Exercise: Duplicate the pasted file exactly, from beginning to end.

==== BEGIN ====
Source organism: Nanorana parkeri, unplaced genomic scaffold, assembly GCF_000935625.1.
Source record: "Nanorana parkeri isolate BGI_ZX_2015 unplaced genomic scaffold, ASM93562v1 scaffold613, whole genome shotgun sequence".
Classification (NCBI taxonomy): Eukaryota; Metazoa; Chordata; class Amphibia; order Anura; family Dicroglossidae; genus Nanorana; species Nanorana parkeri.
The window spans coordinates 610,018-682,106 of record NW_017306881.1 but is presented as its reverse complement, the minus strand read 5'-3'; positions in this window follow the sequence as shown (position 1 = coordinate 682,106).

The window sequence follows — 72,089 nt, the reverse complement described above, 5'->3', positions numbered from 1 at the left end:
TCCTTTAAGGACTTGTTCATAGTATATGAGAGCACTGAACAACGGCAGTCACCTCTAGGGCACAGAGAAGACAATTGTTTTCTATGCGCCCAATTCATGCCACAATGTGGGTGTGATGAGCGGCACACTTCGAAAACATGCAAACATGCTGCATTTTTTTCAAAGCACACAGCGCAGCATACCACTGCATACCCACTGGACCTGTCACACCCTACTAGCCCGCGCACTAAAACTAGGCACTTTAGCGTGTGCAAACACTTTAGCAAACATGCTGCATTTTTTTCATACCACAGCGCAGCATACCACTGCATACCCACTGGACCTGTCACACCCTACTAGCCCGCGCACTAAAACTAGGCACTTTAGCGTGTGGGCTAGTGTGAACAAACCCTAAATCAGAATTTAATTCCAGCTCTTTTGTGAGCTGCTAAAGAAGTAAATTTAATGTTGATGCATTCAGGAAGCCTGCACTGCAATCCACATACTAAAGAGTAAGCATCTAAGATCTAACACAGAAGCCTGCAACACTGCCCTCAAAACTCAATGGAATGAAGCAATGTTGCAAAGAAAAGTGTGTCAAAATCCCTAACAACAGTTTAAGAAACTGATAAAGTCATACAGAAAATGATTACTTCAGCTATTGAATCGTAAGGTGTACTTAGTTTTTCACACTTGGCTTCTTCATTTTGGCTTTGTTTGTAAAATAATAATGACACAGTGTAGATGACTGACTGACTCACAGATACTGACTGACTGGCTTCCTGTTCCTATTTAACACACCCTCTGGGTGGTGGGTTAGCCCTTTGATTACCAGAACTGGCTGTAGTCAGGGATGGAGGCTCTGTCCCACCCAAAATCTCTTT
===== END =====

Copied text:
Source organism: Nanorana parkeri, unplaced genomic scaffold, assembly GCF_000935625.1.
Source record: "Nanorana parkeri isolate BGI_ZX_2015 unplaced genomic scaffold, ASM93562v1 scaffold613, whole genome shotgun sequence".
Classification (NCBI taxonomy): Eukaryota; Metazoa; Chordata; class Amphibia; order Anura; family Dicroglossidae; genus Nanorana; species Nanorana parkeri.
The window spans coordinates 610,018-682,106 of record NW_017306881.1 but is presented as its reverse complement, the minus strand read 5'-3'; positions in this window follow the sequence as shown (position 1 = coordinate 682,106).

The window sequence follows — 72,089 nt, the reverse complement described above, 5'->3', positions numbered from 1 at the left end:
TCCTTTAAGGACTTGTTCATAGTATATGAGAGCACTGAACAACGGCAGTCACCTCTAGGGCACAGAGAAGACAATTGTTTTCTATGCGCCCAATTCATGCCACAATGTGGGTGTGATGAGCGGCACACTTCGAAAACATGCAAACATGCTGCATTTTTTTCAAAGCACACAGCGCAGCATACCACTGCATACCCACTGGACCTGTCACACCCTACTAGCCCGCGCACTAAAACTAGGCACTTTAGCGTGTGCAAACACTTTAGCAAACATGCTGCATTTTTTTCATACCACAGCGCAGCATACCACTGCATACCCACTGGACCTGTCACACCCTACTAGCCCGCGCACTAAAACTAGGCACTTTAGCGTGTGGGCTAGTGTGAACAAACCCTAAATCAGAATTTAATTCCAGCTCTTTTGTGAGCTGCTAAAGAAGTAAATTTAATGTTGATGCATTCAGGAAGCCTGCACTGCAATCCACATACTAAAGAGTAAGCATCTAAGATCTAACACAGAAGCCTGCAACACTGCCCTCAAAACTCAATGGAATGAAGCAATGTTGCAAAGAAAAGTGTGTCAAAATCCCTAACAACAGTTTAAGAAACTGATAAAGTCATACAGAAAATGATTACTTCAGCTATTGAATCGTAAGGTGTACTTAGTTTTTCACACTTGGCTTCTTCATTTTGGCTTTGTTTGTAAAATAATAATGACACAGTGTAGATGACTGACTGACTCACAGATACTGACTGACTGGCTTCCTGTTCCTATTTAACACACCCTCTGGGTGGTGGGTTAGCCCTTTGATTACCAGAACTGGCTGTAGTCAGGGATGGAGGCTCTGTCCCACCCAAAATCTCTTT